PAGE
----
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python regex(regular expression) Cheat Sheet by

regular expression using python 3

re.match()

re.match(pattern, "spamspamspam")
#returns True
match returns an object repres­enting the match, if not, it returns None.

Sub()

re.sub(pattern, repl, string, count=0)
str = "My name is David. Hi David."
pattern = r"David"
newstr = re.sub(pattern, "Amy", str)
print(newstr)
>>>
My name is Amy. Hi Amy.
>>>
This method replaces all occurr­ences of the pattern in string with repl, substi­tuting all occurr­ences, unless count provided. This method returns the modified string.

^start &end

pattern = r"^gr.y$"
The next two metach­ara­cters are ^ and $.
These match the start and end of a string, respec­tively.

[] character classes 3


pattern = r"[^A-Z]"

if re.search(pattern, "this is all quiet"):
   print("Match 1")

if re.search(pattern, "AbCdEfG123"):
   print("Match 2")

if re.search(pattern, "THISISALLSHOUTING"):
   print("Match 3")
##The pattern [^A-Z] excludes uppercase strings.
Note, that the ^ should be inside the brackets to invert the character class.
>>>
Match 1
Match 2
>>>

? metach­aracter


pattern = r"ice(-)?cream"

if re.match(pattern, "ice-cream"):
   print("Match 1")

if re.match(pattern, "icecream"):
   print("Match 2")
The metach­aracter ? means "zero or one repeti­tio­ns".

{} metach­ara­cters

pattern = r"9{1,3}$"

if re.match(pattern, "9"):
   print("Match 1")

if re.match(pattern, "999"):
   print("Match 2")

if re.match(pattern, "9999"):
   print("Match 3")
>>>
Match 1
Match 2
>>>
Curly braces can be used to represent the number of repeti­tions between two numbers.
The regex {x,y} means "­between x and y repeti­tions of someth­ing­".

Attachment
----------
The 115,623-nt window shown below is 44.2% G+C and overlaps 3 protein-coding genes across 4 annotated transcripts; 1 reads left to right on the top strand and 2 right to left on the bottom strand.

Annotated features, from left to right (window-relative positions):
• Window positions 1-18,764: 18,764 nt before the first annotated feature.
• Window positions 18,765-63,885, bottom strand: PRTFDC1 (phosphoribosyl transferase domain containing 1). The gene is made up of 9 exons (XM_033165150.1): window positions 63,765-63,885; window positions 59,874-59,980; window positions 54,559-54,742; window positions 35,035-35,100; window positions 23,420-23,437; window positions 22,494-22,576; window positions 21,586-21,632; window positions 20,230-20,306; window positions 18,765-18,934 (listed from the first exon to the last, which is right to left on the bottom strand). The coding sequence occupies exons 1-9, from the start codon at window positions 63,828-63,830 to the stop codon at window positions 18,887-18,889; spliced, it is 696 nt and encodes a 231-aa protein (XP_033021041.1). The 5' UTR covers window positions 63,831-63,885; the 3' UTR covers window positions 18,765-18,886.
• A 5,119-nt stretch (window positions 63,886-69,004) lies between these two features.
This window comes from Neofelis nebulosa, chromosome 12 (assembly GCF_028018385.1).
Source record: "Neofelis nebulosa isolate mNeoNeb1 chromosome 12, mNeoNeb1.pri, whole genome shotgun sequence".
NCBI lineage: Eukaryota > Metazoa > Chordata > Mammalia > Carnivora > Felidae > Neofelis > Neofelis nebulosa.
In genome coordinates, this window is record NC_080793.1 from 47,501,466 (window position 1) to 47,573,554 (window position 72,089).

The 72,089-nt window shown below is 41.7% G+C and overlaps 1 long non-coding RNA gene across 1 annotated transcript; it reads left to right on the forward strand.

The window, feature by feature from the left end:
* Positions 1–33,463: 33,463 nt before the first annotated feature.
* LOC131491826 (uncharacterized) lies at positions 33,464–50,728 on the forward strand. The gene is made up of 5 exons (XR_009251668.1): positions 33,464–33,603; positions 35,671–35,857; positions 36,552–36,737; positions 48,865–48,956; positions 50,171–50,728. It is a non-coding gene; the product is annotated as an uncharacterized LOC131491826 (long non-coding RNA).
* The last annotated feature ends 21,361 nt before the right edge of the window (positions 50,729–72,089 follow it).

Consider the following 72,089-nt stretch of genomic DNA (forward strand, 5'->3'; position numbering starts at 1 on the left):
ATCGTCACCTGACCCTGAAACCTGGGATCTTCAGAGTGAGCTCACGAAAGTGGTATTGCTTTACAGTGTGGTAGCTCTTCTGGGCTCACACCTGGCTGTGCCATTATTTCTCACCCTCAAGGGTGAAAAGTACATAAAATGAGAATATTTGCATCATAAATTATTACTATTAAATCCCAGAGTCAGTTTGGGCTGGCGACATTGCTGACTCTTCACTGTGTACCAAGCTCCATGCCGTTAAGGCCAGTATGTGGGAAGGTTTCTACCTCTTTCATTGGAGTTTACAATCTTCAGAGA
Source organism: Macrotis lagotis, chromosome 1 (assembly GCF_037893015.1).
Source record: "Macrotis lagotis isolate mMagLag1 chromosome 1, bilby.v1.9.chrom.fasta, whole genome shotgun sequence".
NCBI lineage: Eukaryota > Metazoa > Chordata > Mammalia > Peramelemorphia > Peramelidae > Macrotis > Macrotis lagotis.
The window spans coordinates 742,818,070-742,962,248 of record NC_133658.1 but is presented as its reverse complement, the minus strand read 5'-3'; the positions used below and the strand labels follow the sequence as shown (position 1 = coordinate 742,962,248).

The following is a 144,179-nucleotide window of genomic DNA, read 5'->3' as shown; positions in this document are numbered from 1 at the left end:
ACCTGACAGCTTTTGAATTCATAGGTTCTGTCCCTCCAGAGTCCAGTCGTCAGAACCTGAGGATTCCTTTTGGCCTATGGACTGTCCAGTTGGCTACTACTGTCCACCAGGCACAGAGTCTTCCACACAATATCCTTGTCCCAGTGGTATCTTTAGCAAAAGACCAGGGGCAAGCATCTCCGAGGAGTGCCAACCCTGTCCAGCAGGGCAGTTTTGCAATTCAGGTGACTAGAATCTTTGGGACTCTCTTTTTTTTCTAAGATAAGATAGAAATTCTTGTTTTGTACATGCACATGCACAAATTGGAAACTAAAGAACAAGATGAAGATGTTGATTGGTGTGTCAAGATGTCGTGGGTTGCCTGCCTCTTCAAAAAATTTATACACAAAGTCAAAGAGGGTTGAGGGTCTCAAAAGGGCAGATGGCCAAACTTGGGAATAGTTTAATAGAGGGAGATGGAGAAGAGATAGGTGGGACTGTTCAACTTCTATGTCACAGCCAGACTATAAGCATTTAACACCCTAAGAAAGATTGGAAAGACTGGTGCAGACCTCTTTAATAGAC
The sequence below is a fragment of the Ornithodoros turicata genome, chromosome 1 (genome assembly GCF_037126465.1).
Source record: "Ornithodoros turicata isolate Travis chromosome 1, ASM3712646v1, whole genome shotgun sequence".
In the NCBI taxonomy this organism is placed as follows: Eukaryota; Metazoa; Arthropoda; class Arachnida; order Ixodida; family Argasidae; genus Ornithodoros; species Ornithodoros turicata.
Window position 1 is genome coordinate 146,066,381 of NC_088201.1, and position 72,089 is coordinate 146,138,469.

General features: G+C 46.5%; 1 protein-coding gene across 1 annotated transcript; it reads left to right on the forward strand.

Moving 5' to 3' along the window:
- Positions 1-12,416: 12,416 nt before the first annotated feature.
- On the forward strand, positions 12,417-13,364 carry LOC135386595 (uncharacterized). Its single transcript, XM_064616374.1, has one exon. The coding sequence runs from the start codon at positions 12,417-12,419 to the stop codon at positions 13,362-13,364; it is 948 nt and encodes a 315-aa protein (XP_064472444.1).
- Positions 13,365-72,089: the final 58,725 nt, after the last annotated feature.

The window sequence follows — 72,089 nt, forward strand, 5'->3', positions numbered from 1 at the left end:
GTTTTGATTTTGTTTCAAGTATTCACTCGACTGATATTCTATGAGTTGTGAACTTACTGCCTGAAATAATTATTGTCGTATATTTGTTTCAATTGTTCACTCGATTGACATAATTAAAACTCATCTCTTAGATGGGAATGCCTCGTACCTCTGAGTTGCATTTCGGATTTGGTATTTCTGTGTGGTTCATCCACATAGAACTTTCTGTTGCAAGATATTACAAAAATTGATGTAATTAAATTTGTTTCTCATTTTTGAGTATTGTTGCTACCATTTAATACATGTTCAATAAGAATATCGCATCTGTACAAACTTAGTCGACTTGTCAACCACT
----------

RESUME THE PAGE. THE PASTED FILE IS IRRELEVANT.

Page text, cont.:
Hence {0,1} is the same thing as ?.
If the first number is missing, it is taken to be zero. If the second number is missing, it is taken to be infinity.

special sequences


pattern = r"(.+) \1"

match = re.match(pattern, "word word")
if match:
   print ("Match 1")

match = re.match(pattern, "?! ?!")
if match:
   print ("Match 2")

match = re.match(pattern, "abc cde")
if match:
   print ("Match 3")
>>>
Match 1
Match 2
>>>

Note, that "(.+) \1" is not the same as "(.+) (.+)", because \1 refers to the first group's subexpression, which is the matched expression itself, and not the regex pattern.
There are various special sequences you can use in regular expres­sions. They are written as a backslash followed by another character.
One useful special sequence is a backslash and a number between 1 and 99, e.g., \1 or \17. This matches the expression of the group of that number.
 

search() and findall()

if re.search(pattern, "eggspamsausagespam"):
   print("Match")
else:
   print("No match")
    
print(re.findall(pattern, "eggspamsausagespam"))
>>>
Match
['spam', 'spam']
>>>
The function re.search finds a match of a pattern anywhere in the string.
The function re.findall returns a list of all substrings that match a pattern.

. (dot).

pattern = r"gr.y"
# this will be grey or gray or anything else except newline
This matches any character, other than a new line.

[] character classes 2


pattern = r"[A-Z][A-Z][0-9]"

if re.search(pattern, "LS8"):
   print("Match 1")

if re.search(pattern, "E3"):
   print("Match 2")
#The pattern in the example above matches strings that contain two alphabetic uppercase letters followed by a digit.

>>>
Match 1
>>>
Character classes can also match ranges of charac­ters.
The class [a-z] matches any lowercase alphabetic character.
The class [G-P] matches any uppercase character from G to P.
The class [0-9] matches any digit.
Multiple ranges can be included in one class. For example, [A-Za-z] matches a letter of any cases.

+ metach­aracter


pattern = r"g+"

if re.match(pattern, "g"):
   print("Match 1")

To summarize:
* matches 0 or more occurrences of the preceding expression.
+ matches 1 or more occurrence of the preceding expression.
The metach­aracter + is very similar to *, except it means "one or more repeti­tio­ns", as opposed to "zero or more repeti­tio­ns".

Groups in metach­ara­cters ()

pattern = r"a(bc)(de)(f(g)h)i"

match = re.match(pattern, "abcdefghijklmnop")
if match:
   print(match.group())
   print(match.group(0))
   print(match.group(1))
   print(match.group(2))
   print(match.groups())